Posts Tagged ‘IRA’

Getting a Head Start on Your 2016 Taxes

Monday, December 21st, 2015

taxes-be-like

Whether you’re pre-distribution or post-distribution age and have an IRA, tax-wise, things can get complicated fast. There’s a lot that goes into getting taxes ready for some of us, so why not save yourself the panic in April and get prepared now?

Is a Roth IRA for you?

With a traditional IRA, contributions are made up of pre-tax dollars, but you’ll pay taxes on future withdrawals, and traditional IRAs are subject to required minimum distribution, or RMD. In a Roth IRA, contributions are made with post-tax dollars, but future withdrawals are tax free and aren’t subjected to required minimum distribution rules.
If you hold an asset in your IRA that could have significant growth potential, like real estate or a startup, it might make sense to convert to a Roth IRA. You will pay taxes on the amount you convert, but your earnings will then grow tax free indefinitely.​

Don’t forget about your business

Contributions to SEP-IRAs, SIMPLE IRAs and solo 401Ks reduce your tax bill now and help you rack up tax-deferred investment gains for later. For example, in the 2014 tax year, you could feasibly contribute as much as $17,500 in deferred salary ($23,000 if you were 50 or older) plus another 25% of your net self-employment earnings after deducting one-half of self-employment tax and contributions for yourself, up to a maximum of $52,000 total for both contribution categories, with a self-employed 401K, for example. Contribution limits vary by plan type and the IRS adjusts the maximums annually. Just this year, for example, the solo 401(k) contribution limit increased to $53,000.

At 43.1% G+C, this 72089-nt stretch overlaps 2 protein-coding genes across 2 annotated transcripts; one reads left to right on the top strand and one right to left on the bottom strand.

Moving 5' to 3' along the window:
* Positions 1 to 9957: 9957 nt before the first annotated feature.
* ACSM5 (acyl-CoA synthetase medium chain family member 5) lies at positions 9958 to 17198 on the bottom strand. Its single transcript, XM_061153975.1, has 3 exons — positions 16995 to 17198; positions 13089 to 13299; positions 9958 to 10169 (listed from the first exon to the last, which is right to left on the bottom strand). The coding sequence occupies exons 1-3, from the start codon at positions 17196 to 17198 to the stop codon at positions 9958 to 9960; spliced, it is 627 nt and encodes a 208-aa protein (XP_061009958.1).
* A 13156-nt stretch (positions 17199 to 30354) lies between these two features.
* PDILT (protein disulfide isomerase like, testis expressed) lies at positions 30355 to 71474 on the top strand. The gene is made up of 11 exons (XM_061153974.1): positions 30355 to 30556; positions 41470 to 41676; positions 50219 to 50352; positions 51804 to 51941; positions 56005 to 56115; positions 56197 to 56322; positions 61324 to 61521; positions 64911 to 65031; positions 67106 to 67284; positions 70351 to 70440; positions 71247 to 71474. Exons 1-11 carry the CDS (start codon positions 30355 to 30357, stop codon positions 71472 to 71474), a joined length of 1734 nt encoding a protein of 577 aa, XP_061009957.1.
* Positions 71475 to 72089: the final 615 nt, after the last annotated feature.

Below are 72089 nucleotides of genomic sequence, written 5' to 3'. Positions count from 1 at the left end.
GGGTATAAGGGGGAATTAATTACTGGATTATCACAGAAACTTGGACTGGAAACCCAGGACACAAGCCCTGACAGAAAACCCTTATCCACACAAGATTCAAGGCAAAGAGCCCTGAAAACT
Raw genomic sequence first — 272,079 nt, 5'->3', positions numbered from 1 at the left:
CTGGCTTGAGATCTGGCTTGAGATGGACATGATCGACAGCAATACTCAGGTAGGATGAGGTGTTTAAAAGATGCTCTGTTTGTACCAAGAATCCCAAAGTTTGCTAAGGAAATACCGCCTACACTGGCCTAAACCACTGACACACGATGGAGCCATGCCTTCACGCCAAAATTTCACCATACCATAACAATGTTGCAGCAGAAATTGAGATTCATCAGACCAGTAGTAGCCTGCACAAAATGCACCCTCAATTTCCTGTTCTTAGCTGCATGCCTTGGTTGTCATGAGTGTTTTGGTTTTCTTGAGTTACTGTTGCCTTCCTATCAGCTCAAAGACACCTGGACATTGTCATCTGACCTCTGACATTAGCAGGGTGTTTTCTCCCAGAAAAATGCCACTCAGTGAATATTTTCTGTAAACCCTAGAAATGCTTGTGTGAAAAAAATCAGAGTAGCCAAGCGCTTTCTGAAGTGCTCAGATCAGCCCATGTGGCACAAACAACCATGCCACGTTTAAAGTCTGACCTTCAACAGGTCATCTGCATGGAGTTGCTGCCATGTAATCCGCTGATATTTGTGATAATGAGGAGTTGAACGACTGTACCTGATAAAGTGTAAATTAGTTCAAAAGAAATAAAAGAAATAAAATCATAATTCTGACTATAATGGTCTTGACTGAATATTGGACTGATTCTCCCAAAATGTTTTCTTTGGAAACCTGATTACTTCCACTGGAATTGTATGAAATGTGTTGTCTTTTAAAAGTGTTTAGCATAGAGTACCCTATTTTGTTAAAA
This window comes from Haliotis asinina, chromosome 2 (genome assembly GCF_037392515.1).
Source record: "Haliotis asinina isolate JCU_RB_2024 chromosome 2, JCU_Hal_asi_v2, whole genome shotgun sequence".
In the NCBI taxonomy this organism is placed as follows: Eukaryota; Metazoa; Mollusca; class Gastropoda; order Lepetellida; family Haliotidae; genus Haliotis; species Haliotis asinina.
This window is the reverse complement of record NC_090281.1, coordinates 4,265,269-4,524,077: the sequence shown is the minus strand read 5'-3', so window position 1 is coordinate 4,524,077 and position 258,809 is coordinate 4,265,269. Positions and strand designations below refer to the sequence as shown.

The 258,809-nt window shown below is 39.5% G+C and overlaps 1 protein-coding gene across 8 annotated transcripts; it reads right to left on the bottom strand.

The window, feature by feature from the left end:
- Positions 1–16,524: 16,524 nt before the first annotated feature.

Your RMD’s

If you’re turning 70½ this year, you have to take your 2015 required minimum distribution (or RMD) by April 1 of 2016, and you also have to take your 2016 RMD by the end of the year, Dec. 31, 2016. That means you could be taking two RMDs in 2016, which might result in a higher tax bill. It is best to consult with a tax planning professional to determine how best to approach your RMD this tax season.

If you’re 70½ or older this year, you must take a 2015 required minimum distribution by Dec. 31, 2015. Remember, there are significant penalties for not taking your RMD during the correct timeframe, including potentially having the undistributed portion taxed at 50%.

Using Your IRA to Invest in Precious Metals: Q&A

Thursday, October 29th, 2015

precious metals img 2

You most certainly do not have to work on Wall Street to know that things have been rocky the last few months for the U.S stock market. It seems that it’s an everyday occurrence that there’s mass hysteria on whether or not the Fed will raise rates, and if you’re like most Americans with an IRA, pension or 401k, you pay attention, because your retirement could be at stake. When the market crashed in 2008, it was said that retirement savers lost $2 trillion in the stock market, and there was nothing that could be done to get those funds back. It left millions of hard-working Americans with depleted accounts and no answers.

Today, I’d like to think that we’re smarter with our money, that we’ve self-educated, and that we now know how to make the market work for us. The answer is diversification. And today, we’re going to specifically talk about diversification with a gold-backed IRA.

Q: What Type of Precious Metals and Coins are Approved Investments?

precious metals

Click to enlarge image

A: Only gold coins that are legal tender with 0.9999 fineness are allowed in an IRA, with the exception of the American Gold Eagle, which has a fineness of 0.9167% fineness. Other gold coins allowed to be put into an IRA include the American Buffalo, Canadian Gold Maple Leaf, and Australian Gold Nugget. The popular South African Krugerrand is not permitted to be included in an American IRA because it’s fineness is only 0.9167%
The regulations that govern gold contributions to IRAs call for a minimum purity of only 0.995%, most gold bullion bars are 0.9999% pure.

Q: Can I Take Distributions of Physical Metal Instead of Cash?